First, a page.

Identity theft happens when someone uses your personal information without you knowing about it. The risks can be significant. When you do things like log on to a website, enter a contest, sign up for a social network or pay bills through online banking, you're providing a wealth of information that can be stolen.
Aside from the inconvenience of having to cancel and open new accounts, identity theft can lead to more serious consequences:
- Bills, charges, bad cheques, and taxes.
- Clearing your name.
- A damaged reputation if your name isn't cleared.
- Bad credit rating, which could make finding employment or getting credit difficult.
- Emotional issues from feeling violated and having to deal with the consequences.
If you do have the misfortune of having your personal information compromised, the best thing you can do after addressing the immediate aftermath is to become as knowledgeable as you can about how to protect yourself in the future.
Online Identity Protection Tips
The easiest way to avoid identity theft? Don't let it happen. Keep these tips in mind at all times to help keep you safe:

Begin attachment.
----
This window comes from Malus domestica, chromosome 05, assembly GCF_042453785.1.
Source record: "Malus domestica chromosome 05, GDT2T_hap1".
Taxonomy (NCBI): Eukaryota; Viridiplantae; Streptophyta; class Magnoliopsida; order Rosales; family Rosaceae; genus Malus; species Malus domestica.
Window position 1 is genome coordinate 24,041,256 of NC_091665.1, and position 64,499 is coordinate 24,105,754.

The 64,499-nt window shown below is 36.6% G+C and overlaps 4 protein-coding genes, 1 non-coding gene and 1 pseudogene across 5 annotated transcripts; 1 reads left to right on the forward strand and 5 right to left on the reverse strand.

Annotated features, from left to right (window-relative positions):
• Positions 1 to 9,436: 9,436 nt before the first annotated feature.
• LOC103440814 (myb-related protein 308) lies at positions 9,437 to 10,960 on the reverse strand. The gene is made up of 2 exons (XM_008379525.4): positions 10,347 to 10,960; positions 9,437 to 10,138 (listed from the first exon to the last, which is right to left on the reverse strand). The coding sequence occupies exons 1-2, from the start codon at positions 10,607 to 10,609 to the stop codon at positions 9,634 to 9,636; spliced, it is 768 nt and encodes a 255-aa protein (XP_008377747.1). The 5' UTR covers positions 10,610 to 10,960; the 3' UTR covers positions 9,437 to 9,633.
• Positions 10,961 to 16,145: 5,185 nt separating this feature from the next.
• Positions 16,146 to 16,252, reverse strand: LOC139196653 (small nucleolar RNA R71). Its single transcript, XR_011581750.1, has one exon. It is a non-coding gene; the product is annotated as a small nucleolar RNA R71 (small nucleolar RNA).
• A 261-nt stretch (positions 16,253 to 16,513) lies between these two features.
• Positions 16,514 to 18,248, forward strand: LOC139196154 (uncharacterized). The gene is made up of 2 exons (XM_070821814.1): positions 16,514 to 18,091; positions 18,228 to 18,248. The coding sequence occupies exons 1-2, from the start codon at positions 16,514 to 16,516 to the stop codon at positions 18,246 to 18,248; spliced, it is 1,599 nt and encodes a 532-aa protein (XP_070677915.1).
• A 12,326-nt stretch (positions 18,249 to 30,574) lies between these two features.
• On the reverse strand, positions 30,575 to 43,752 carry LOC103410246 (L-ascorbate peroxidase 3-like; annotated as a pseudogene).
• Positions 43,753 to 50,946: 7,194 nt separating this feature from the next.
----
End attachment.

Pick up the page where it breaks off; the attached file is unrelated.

- Before you share personal information, consider carefully what you're putting out there through email and social networking sites. This could include information like your cell number, address, hometown, workplace, status updates that let people know you're away and other revealing details.
- If you're asked for your personal information, find out how it will be used and why it's needed.
- Don't provide any more information than is required.
- Choose strong passwords. Don't use simple words or favorite names (like your child's name or your mother's maiden name). Try a combination of upper and lower case letters, numbers and symbols.
- Don't keep your password in your wallet, saved on your computer or on your mobile device.
- Never use automatic login features that save your username and password. Take the time to re-enter your password each time.
- If you use webmail, make sure you are using a secure connection, a feature available from all of the major services.
- Use "2-step verification" to log on to web services, if this feature is available. Services using 2-step verification first ask you for a password and then verify your identity through a separate channel such as by a text message on your phone.
- Do not reply to or click on links in any e-mail that looks suspicious. Never open an attachment from spam or sender not known to you. Make sure that you are using anti-spyware software and that it is up-to-date.
- Always be wary of e-mails from financial institutions, Internet service providers, and other organizations asking you to provide personal information online. If in doubt, call the company directly and ask them to verify the e-mail.